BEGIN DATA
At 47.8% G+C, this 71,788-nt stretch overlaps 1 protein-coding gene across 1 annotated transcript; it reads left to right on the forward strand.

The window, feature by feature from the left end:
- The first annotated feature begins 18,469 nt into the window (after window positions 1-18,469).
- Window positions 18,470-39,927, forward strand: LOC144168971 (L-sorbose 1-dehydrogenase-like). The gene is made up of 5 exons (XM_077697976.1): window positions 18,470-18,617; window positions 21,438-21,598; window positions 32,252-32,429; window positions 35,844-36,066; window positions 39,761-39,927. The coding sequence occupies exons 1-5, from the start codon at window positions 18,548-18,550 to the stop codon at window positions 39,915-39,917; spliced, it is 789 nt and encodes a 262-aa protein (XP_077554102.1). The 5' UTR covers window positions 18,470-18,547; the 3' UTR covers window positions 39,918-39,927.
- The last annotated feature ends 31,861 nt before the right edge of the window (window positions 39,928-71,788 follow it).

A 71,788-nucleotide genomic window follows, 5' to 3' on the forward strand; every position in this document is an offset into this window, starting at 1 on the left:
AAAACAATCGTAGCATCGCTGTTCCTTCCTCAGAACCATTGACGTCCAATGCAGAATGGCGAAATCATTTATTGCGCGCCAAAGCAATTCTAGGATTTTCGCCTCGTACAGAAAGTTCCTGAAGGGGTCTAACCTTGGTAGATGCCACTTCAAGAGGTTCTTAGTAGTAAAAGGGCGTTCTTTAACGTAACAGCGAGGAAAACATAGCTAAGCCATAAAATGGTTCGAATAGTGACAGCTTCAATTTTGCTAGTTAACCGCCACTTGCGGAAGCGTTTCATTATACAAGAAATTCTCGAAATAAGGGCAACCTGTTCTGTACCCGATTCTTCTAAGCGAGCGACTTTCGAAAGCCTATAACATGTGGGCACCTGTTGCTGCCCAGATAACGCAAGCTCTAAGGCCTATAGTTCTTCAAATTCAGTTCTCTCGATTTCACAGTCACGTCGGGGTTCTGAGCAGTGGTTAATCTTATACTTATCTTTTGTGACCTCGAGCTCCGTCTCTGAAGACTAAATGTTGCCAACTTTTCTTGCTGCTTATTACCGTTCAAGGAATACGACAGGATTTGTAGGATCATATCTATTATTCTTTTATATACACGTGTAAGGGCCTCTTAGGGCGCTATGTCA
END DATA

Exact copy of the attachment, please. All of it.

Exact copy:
At 47.8% G+C, this 71,788-nt stretch overlaps 1 protein-coding gene across 1 annotated transcript; it reads left to right on the forward strand.

The window, feature by feature from the left end:
- The first annotated feature begins 18,469 nt into the window (after window positions 1-18,469).
- Window positions 18,470-39,927, forward strand: LOC144168971 (L-sorbose 1-dehydrogenase-like). The gene is made up of 5 exons (XM_077697976.1): window positions 18,470-18,617; window positions 21,438-21,598; window positions 32,252-32,429; window positions 35,844-36,066; window positions 39,761-39,927. The coding sequence occupies exons 1-5, from the start codon at window positions 18,548-18,550 to the stop codon at window positions 39,915-39,917; spliced, it is 789 nt and encodes a 262-aa protein (XP_077554102.1). The 5' UTR covers window positions 18,470-18,547; the 3' UTR covers window positions 39,918-39,927.
- The last annotated feature ends 31,861 nt before the right edge of the window (window positions 39,928-71,788 follow it).

A 71,788-nucleotide genomic window follows, 5' to 3' on the forward strand; every position in this document is an offset into this window, starting at 1 on the left:
AAAACAATCGTAGCATCGCTGTTCCTTCCTCAGAACCATTGACGTCCAATGCAGAATGGCGAAATCATTTATTGCGCGCCAAAGCAATTCTAGGATTTTCGCCTCGTACAGAAAGTTCCTGAAGGGGTCTAACCTTGGTAGATGCCACTTCAAGAGGTTCTTAGTAGTAAAAGGGCGTTCTTTAACGTAACAGCGAGGAAAACATAGCTAAGCCATAAAATGGTTCGAATAGTGACAGCTTCAATTTTGCTAGTTAACCGCCACTTGCGGAAGCGTTTCATTATACAAGAAATTCTCGAAATAAGGGCAACCTGTTCTGTACCCGATTCTTCTAAGCGAGCGACTTTCGAAAGCCTATAACATGTGGGCACCTGTTGCTGCCCAGATAACGCAAGCTCTAAGGCCTATAGTTCTTCAAATTCAGTTCTCTCGATTTCACAGTCACGTCGGGGTTCTGAGCAGTGGTTAATCTTATACTTATCTTTTGTGACCTCGAGCTCCGTCTCTGAAGACTAAATGTTGCCAACTTTTCTTGCTGCTTATTACCGTTCAAGGAATACGACAGGATTTGTAGGATCATATCTATTATTCTTTTATATACACGTGTAAGGGCCTCTTAGGGCGCTATGTCA